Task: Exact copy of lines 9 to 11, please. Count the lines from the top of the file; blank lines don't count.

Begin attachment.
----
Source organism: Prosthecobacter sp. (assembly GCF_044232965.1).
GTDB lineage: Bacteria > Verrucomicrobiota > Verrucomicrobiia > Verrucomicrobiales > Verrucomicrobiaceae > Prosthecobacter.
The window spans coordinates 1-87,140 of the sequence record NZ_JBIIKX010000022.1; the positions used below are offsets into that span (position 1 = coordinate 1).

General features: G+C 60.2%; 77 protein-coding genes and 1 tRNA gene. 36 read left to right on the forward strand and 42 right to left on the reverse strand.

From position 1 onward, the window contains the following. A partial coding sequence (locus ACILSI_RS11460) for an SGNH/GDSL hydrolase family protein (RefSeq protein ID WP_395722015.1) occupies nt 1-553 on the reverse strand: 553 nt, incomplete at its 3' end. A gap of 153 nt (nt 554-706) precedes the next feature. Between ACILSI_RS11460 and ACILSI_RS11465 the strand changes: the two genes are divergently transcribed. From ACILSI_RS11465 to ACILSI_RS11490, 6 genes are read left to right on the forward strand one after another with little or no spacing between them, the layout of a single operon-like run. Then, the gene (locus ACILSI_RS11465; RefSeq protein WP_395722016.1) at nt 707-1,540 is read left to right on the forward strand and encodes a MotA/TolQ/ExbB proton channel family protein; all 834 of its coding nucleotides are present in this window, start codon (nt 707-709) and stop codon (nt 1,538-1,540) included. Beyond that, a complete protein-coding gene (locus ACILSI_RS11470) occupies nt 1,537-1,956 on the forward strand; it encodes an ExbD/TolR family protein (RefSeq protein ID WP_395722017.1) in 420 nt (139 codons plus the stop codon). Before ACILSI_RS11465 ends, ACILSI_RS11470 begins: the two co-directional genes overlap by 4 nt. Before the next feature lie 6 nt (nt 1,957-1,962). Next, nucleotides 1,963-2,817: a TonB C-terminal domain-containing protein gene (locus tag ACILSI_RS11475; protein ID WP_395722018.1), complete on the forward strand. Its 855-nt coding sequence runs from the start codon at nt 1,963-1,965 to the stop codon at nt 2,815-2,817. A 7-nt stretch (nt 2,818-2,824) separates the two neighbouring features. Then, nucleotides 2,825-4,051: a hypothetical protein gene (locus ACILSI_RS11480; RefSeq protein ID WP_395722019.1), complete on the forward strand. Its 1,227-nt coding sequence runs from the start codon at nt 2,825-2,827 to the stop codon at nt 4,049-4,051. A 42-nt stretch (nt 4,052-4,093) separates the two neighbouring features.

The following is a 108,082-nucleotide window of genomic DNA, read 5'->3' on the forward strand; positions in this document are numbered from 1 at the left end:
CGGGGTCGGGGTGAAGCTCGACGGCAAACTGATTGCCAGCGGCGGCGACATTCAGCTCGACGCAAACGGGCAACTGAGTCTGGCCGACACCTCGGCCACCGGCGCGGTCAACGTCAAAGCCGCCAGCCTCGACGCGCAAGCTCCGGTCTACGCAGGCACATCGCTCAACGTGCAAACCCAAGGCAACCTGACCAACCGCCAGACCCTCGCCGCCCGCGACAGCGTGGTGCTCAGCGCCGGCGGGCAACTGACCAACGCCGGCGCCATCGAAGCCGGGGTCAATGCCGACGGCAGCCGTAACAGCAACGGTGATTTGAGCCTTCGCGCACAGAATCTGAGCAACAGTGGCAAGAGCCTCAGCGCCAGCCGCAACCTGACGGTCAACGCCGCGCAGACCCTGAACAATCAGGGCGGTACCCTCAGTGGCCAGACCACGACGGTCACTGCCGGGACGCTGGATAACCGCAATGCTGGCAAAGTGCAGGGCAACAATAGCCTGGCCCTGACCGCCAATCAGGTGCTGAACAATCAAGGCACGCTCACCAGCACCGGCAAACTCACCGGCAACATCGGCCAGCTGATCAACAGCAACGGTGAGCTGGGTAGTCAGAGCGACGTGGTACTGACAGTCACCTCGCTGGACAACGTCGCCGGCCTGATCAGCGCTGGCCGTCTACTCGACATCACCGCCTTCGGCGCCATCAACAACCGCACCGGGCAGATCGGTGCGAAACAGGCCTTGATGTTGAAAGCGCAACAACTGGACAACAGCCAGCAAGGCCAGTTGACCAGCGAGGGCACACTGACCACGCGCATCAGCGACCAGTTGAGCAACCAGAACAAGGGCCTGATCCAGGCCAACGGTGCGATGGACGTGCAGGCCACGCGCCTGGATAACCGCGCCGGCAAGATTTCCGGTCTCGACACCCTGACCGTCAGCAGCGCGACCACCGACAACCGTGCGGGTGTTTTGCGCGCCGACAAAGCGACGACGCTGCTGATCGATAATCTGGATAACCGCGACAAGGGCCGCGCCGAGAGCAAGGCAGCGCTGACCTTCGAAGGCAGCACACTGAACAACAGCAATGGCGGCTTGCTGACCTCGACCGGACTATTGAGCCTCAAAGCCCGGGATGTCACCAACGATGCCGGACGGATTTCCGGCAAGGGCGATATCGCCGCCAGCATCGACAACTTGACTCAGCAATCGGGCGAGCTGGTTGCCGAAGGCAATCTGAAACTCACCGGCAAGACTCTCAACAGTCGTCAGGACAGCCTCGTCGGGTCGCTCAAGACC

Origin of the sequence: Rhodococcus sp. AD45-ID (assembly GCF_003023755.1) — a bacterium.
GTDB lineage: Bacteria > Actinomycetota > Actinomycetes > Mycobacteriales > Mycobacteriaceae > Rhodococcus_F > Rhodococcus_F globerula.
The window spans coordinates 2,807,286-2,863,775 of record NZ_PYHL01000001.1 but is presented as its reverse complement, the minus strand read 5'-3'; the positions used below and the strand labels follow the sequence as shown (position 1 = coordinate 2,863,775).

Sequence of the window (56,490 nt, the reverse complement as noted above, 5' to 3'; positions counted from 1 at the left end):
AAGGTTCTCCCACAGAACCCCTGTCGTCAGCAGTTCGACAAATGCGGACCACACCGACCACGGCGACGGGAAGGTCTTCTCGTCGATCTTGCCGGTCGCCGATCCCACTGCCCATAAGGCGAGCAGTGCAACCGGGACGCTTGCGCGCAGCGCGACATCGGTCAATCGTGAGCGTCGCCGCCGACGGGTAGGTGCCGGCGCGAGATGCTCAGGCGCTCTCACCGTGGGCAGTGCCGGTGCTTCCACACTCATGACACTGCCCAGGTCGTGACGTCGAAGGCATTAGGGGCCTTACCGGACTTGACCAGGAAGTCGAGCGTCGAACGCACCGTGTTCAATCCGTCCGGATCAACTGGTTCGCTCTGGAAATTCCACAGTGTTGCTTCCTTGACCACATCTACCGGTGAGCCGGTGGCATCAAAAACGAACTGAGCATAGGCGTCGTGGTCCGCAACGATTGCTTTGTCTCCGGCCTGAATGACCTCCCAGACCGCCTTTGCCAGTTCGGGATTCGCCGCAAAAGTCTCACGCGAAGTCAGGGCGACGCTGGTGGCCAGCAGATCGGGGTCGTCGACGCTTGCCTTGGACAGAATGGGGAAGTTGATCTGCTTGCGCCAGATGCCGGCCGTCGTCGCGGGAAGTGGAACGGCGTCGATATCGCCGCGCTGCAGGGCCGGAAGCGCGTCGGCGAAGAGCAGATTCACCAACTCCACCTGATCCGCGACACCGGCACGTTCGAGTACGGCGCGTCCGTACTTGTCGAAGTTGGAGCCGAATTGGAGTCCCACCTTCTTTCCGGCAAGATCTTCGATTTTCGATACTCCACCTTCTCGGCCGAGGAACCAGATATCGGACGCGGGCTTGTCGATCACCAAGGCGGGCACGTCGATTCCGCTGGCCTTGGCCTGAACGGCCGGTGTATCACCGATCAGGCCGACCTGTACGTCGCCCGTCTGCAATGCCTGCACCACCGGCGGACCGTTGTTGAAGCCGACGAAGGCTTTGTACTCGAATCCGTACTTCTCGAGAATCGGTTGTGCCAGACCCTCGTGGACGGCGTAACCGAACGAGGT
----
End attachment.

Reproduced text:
GTDB lineage: Bacteria > Actinomycetota > Actinomycetes > Mycobacteriales > Mycobacteriaceae > Rhodococcus_F > Rhodococcus_F globerula.
The window spans coordinates 2,807,286-2,863,775 of record NZ_PYHL01000001.1 but is presented as its reverse complement, the minus strand read 5'-3'; the positions used below and the strand labels follow the sequence as shown (position 1 = coordinate 2,863,775).

Sequence of the window (56,490 nt, the reverse complement as noted above, 5' to 3'; positions counted from 1 at the left end):